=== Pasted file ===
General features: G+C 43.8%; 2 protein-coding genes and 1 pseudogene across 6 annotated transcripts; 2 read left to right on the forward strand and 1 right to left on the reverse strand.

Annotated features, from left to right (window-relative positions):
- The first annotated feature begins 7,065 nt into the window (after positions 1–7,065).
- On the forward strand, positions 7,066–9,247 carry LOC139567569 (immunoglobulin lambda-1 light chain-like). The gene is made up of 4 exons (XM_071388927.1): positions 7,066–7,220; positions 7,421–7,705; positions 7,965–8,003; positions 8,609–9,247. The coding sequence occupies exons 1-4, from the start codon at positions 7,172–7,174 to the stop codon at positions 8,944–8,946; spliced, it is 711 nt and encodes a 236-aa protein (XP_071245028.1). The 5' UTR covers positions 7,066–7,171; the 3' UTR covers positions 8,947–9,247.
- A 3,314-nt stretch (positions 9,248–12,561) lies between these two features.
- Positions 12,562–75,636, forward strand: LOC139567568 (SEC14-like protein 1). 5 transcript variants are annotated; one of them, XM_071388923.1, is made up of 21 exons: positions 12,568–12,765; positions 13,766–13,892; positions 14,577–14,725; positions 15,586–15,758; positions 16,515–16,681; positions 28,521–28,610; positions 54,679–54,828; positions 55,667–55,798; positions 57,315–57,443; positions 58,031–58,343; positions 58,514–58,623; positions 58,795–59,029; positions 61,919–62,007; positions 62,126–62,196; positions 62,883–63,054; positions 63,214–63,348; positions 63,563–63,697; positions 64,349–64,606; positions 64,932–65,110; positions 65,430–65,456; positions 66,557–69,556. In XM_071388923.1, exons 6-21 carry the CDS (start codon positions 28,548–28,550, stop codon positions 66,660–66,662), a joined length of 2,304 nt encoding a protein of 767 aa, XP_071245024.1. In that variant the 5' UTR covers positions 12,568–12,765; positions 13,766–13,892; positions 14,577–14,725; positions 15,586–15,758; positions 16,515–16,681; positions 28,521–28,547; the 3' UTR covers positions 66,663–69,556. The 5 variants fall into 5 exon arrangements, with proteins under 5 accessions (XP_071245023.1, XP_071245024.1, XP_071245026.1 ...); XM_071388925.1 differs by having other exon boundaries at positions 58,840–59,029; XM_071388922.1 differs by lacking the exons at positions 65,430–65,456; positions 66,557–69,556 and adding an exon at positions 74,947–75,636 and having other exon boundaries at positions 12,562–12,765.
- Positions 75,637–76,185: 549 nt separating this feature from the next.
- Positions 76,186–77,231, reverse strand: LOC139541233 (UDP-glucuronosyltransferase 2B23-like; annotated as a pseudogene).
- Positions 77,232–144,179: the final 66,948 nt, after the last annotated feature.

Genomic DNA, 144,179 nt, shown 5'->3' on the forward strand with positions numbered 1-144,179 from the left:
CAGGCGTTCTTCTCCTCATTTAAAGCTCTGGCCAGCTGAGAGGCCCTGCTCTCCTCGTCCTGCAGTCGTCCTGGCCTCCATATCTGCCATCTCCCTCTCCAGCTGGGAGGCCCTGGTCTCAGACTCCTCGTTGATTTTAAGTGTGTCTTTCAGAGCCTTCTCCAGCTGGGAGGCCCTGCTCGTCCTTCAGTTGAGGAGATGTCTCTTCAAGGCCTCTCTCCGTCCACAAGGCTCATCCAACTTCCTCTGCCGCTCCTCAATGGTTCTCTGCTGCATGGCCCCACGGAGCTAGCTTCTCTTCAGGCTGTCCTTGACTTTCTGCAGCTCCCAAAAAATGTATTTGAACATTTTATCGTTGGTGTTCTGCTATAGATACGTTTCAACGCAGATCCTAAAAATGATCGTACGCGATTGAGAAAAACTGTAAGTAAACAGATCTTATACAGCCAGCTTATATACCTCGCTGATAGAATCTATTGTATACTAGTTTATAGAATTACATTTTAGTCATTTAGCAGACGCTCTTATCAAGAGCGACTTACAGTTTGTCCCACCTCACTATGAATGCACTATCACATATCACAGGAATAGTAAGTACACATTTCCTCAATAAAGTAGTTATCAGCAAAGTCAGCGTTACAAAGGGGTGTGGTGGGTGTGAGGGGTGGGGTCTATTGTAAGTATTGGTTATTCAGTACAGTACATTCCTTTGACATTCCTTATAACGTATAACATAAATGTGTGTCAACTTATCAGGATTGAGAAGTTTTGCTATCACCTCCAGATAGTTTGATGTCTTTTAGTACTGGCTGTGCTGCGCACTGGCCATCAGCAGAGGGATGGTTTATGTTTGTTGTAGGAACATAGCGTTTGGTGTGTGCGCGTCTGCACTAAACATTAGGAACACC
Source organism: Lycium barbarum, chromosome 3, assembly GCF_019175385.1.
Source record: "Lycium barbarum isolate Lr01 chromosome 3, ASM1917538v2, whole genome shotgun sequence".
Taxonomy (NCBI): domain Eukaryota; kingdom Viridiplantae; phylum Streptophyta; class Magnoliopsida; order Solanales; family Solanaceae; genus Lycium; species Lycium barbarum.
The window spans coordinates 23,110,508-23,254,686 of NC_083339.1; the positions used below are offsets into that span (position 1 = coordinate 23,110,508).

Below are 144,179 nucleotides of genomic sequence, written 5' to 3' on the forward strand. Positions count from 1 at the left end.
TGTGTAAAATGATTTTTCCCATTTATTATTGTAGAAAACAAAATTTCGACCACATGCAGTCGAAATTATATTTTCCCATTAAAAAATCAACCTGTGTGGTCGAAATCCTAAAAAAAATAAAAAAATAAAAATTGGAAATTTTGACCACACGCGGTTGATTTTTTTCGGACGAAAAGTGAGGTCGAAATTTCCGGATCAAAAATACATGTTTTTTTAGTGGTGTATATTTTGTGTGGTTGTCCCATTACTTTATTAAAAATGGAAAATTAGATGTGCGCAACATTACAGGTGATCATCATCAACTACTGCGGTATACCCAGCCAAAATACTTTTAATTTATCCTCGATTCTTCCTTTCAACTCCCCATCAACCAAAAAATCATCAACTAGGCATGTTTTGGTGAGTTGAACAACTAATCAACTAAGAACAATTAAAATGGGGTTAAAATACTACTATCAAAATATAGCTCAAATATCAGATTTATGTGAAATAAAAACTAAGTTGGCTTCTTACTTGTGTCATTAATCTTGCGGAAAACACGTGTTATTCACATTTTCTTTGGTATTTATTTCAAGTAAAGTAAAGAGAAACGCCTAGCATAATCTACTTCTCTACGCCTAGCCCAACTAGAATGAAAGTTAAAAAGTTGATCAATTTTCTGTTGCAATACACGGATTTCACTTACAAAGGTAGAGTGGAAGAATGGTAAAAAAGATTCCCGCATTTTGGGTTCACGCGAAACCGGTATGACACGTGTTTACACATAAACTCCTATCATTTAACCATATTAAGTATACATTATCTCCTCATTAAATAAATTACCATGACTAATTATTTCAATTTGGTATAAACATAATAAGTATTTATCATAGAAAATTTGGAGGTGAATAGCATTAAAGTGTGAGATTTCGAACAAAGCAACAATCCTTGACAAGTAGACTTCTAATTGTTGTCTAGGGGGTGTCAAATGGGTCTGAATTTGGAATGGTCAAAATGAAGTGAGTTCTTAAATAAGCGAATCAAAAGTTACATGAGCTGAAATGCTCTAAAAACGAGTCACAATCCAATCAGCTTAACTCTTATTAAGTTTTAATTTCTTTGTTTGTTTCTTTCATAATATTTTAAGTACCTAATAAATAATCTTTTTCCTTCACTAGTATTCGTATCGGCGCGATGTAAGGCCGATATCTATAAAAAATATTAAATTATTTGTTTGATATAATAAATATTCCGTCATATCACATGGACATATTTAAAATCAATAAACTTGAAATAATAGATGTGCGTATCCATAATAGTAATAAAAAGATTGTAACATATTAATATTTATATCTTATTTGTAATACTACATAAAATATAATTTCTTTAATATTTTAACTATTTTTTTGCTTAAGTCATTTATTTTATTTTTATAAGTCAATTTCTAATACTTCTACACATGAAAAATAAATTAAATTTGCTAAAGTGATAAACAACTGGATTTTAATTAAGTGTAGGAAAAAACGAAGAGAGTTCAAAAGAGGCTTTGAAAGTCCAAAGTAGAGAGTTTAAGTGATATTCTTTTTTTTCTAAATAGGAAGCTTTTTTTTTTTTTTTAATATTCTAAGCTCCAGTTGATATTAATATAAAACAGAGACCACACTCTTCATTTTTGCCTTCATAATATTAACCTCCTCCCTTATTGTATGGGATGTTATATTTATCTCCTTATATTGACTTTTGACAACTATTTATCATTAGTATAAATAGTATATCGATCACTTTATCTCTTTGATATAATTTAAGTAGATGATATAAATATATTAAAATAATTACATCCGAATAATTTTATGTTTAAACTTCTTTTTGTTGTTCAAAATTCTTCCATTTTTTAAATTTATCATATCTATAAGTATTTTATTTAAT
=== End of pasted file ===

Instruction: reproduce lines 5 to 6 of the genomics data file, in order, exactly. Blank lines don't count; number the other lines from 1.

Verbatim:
- A 3,314-nt stretch (positions 9,248–12,561) lies between these two features.
- Positions 12,562–75,636, forward strand: LOC139567568 (SEC14-like protein 1). 5 transcript variants are annotated; one of them, XM_071388923.1, is made up of 21 exons: positions 12,568–12,765; positions 13,766–13,892; positions 14,577–14,725; positions 15,586–15,758; positions 16,515–16,681; positions 28,521–28,610; positions 54,679–54,828; positions 55,667–55,798; positions 57,315–57,443; positions 58,031–58,343; positions 58,514–58,623; positions 58,795–59,029; positions 61,919–62,007; positions 62,126–62,196; positions 62,883–63,054; positions 63,214–63,348; positions 63,563–63,697; positions 64,349–64,606; positions 64,932–65,110; positions 65,430–65,456; positions 66,557–69,556. In XM_071388923.1, exons 6-21 carry the CDS (start codon positions 28,548–28,550, stop codon positions 66,660–66,662), a joined length of 2,304 nt encoding a protein of 767 aa, XP_071245024.1. In that variant the 5' UTR covers positions 12,568–12,765; positions 13,766–13,892; positions 14,577–14,725; positions 15,586–15,758; positions 16,515–16,681; positions 28,521–28,547; the 3' UTR covers positions 66,663–69,556. The 5 variants fall into 5 exon arrangements, with proteins under 5 accessions (XP_071245023.1, XP_071245024.1, XP_071245026.1 ...); XM_071388925.1 differs by having other exon boundaries at positions 58,840–59,029; XM_071388922.1 differs by lacking the exons at positions 65,430–65,456; positions 66,557–69,556 and adding an exon at positions 74,947–75,636 and having other exon boundaries at positions 12,562–12,765.